Each niche was well represented, including integration, data integration, training and enablement, advanced analytics, and visual analytics to name a few. This variety of sessions from different sub-practices helped further illustrate the wide spectrum of services and solutions offered by InterWorks. It’s always amazing to see how much we really do in so many facets vs. just hearing about it.
It wasn’t all talk of growth and strategy. Many sessions focused on building awareness around offerings such as portals or Power Tools for Tableau. Other sessions focused on things as wide ranging as internal analytics, process improvement, professional development and even personal branding development (the latter being a session presented by yours truly). There was something for everyone, and our employees were given the freedom to choose among the sessions that piqued their interest.
It wouldn’t be a large gathering without some keynote speeches, and ours included both broad strategy and specific niches. James Wright and other spoke about our BI strategy on a macro level, but we also had some show-and-tell of cool projects going on at InterWorks. These examples allowed individuals to showcase their work while educating others on what’s possible when we collaborate. As keynotes should, these presentations unified our focus for the coming year.
A big theme in this year’s keynotes was intentionality. We’ve long been a company that can do it all and adapt to any situation, and we will certainly remain that way in some respects, but we’re thinking more and more on the why vs. the what. By being more intentional in the work that we do and educating everyone on why we do it, we’ll be able to do even more of the work that we love while also having a greater impact on our clients. That’s what InterWorks was founded on, so it makes a lot of sense.
This was the fun part. We absolutely love what we do, but sometimes it’s nice just to hang out with your coworkers. We had several opportunities to do this throughout the Summit, mainly in the form of two big dinners.
The first big dinner involved everyone, and we all spent time talking about things outside of work over a few drinks. The second dinner was team-focused. Each team went to their own fancy restaurant to have a little more personalized time with the people they work most closely with. For us on the Marketing Team, we had the choice to individually have dinner with whichever team we chose. Clinton Fields and I chose to have dinner with out training and enablement team, and it was an absolute blast to get to know these people better.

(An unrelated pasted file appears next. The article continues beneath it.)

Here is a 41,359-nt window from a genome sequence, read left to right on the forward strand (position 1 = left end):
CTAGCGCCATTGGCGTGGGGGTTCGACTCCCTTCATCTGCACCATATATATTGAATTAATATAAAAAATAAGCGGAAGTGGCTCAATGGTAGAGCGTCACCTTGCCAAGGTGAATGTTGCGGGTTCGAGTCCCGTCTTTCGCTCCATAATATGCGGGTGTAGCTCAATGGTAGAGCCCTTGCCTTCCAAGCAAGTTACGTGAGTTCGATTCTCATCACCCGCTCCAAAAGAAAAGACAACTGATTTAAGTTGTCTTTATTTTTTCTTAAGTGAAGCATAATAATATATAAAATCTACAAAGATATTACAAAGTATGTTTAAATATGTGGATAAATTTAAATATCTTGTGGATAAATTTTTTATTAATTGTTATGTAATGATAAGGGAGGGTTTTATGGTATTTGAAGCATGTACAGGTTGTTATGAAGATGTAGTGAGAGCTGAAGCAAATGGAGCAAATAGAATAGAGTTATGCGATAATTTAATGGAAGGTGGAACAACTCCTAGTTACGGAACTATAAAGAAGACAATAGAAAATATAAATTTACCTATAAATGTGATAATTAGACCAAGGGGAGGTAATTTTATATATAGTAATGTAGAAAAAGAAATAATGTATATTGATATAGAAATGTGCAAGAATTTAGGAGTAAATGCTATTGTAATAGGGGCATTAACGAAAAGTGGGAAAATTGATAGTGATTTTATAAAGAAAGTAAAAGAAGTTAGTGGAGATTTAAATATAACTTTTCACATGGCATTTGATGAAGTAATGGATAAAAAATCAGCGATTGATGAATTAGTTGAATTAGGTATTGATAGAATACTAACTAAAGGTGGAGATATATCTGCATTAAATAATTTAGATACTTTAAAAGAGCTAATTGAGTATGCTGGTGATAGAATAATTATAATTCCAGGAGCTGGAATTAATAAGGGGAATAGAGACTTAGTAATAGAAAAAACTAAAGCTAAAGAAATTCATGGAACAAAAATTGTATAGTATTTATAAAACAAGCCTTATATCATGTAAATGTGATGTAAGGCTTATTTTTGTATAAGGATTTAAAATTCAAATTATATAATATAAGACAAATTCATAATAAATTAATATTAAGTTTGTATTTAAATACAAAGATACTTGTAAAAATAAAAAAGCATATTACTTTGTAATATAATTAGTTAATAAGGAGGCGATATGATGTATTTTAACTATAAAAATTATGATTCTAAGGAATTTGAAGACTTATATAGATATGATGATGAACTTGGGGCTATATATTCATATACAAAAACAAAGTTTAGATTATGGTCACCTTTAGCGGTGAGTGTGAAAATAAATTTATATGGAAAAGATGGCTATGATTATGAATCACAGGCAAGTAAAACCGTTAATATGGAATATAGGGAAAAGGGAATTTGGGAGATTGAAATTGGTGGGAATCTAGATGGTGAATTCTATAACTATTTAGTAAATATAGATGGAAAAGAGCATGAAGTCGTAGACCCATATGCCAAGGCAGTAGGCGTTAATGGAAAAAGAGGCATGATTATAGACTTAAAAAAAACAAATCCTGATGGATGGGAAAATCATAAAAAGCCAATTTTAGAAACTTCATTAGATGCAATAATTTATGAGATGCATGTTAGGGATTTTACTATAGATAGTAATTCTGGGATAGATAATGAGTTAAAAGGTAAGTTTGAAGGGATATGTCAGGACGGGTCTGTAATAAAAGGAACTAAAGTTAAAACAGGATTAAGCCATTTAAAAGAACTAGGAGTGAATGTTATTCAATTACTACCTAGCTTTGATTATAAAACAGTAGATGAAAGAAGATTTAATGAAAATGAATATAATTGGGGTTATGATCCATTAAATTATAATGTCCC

Outside of the dinners, we also had a “Martinis with Marketing” hour, giving everyone the chance to network with Marketing specifically. We talked about ideas, each other and hodge-podge of other things. The point was simply to connect, and it was a big success.Other than that, big groups of people inevitably went out for drinks each night after dinner. A good number of us even hung around a piano bar, where some of our musically talented team members took the stage to deliver riveting performances to say the least. Overall, it was great to just be people and not think about business the entire time.
Above: Members of the Sales and Power Tools teams in their natural states.
What Does It All Mean?!
The value we gain from holding an event like the BI Summit is immense. On a corporate level, we see the value of bringing everyone together to get on common ground and reset our focus for the coming year. Individually, this value is dependent on the person.
We’d like to think that most folks on our team learned something new or forged a connection that wasn’t there before. That in itself is worth the effort. At the very least, they had the opportunity to spend quality time with their coworkers. Those of us in dedicated offices at InterWorks take this for granted, but our remote workers truly treasure it. From the sound of it, they definitely make the most of that time, as well.
The point is that bringing people together is never a bad idea, and we plan to keep on doing it bigger and better each year. It ties directly into our core mantra of “Best Work. Best Clients. Best People.” After all, the best people only get better together.